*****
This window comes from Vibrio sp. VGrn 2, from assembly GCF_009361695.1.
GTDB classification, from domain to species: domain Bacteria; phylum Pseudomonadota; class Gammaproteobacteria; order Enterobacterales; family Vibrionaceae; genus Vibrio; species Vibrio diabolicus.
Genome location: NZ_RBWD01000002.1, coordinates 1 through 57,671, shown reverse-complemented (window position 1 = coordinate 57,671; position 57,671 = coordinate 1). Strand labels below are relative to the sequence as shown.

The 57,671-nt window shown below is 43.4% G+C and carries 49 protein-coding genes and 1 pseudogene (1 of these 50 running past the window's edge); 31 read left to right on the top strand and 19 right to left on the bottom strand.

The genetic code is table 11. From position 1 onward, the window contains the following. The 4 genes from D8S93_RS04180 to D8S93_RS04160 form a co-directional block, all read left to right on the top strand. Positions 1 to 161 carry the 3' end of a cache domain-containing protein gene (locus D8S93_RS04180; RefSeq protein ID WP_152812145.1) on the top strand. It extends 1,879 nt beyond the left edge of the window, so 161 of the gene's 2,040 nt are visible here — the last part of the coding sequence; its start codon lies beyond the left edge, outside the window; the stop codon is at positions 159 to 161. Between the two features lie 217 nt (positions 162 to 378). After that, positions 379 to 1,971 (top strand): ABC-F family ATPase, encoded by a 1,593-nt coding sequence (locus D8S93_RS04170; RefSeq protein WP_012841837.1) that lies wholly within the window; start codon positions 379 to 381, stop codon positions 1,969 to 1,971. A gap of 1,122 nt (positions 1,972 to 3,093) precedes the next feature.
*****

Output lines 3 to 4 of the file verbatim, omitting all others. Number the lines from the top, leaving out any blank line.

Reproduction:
Genome location: NZ_RBWD01000002.1, coordinates 1 through 57,671, shown reverse-complemented (window position 1 = coordinate 57,671; position 57,671 = coordinate 1). Strand labels below are relative to the sequence as shown.

The 57,671-nt window shown below is 43.4% G+C and carries 49 protein-coding genes and 1 pseudogene (1 of these 50 running past the window's edge); 31 read left to right on the top strand and 19 right to left on the bottom strand.